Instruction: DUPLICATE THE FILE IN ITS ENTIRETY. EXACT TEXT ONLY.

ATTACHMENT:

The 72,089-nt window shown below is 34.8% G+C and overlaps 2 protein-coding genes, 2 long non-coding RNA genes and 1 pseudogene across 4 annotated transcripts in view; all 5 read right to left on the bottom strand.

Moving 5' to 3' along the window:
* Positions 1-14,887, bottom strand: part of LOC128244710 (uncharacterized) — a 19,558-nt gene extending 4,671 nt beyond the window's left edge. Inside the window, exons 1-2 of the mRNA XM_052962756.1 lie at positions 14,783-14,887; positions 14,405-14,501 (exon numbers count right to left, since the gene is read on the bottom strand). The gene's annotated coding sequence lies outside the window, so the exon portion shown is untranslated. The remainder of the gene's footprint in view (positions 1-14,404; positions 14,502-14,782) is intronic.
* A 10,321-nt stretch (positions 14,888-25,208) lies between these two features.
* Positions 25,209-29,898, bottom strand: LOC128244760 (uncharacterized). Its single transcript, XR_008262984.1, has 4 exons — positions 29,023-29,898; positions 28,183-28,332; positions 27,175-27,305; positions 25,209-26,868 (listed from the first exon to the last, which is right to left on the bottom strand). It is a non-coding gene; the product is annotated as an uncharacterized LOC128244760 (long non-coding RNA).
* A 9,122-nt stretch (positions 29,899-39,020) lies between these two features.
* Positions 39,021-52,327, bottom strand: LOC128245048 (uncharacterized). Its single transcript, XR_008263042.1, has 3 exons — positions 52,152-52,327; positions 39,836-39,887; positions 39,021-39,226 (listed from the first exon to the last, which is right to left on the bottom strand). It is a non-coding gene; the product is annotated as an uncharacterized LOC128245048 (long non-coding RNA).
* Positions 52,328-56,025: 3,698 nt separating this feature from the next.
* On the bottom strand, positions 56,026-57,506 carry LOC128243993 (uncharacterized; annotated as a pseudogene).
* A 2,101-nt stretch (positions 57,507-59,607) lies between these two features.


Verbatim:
The 72,089-nt window shown below is 34.8% G+C and overlaps 2 protein-coding genes, 2 long non-coding RNA genes and 1 pseudogene across 4 annotated transcripts in view; all 5 read right to left on the bottom strand.

Moving 5' to 3' along the window:
* Positions 1-14,887, bottom strand: part of LOC128244710 (uncharacterized) — a 19,558-nt gene extending 4,671 nt beyond the window's left edge. Inside the window, exons 1-2 of the mRNA XM_052962756.1 lie at positions 14,783-14,887; positions 14,405-14,501 (exon numbers count right to left, since the gene is read on the bottom strand). The gene's annotated coding sequence lies outside the window, so the exon portion shown is untranslated. The remainder of the gene's footprint in view (positions 1-14,404; positions 14,502-14,782) is intronic.
* A 10,321-nt stretch (positions 14,888-25,208) lies between these two features.
* Positions 25,209-29,898, bottom strand: LOC128244760 (uncharacterized). Its single transcript, XR_008262984.1, has 4 exons — positions 29,023-29,898; positions 28,183-28,332; positions 27,175-27,305; positions 25,209-26,868 (listed from the first exon to the last, which is right to left on the bottom strand). It is a non-coding gene; the product is annotated as an uncharacterized LOC128244760 (long non-coding RNA).
* A 9,122-nt stretch (positions 29,899-39,020) lies between these two features.
* Positions 39,021-52,327, bottom strand: LOC128245048 (uncharacterized). Its single transcript, XR_008263042.1, has 3 exons — positions 52,152-52,327; positions 39,836-39,887; positions 39,021-39,226 (listed from the first exon to the last, which is right to left on the bottom strand). It is a non-coding gene; the product is annotated as an uncharacterized LOC128245048 (long non-coding RNA).
* Positions 52,328-56,025: 3,698 nt separating this feature from the next.
* On the bottom strand, positions 56,026-57,506 carry LOC128243993 (uncharacterized; annotated as a pseudogene).
* A 2,101-nt stretch (positions 57,507-59,607) lies between these two features.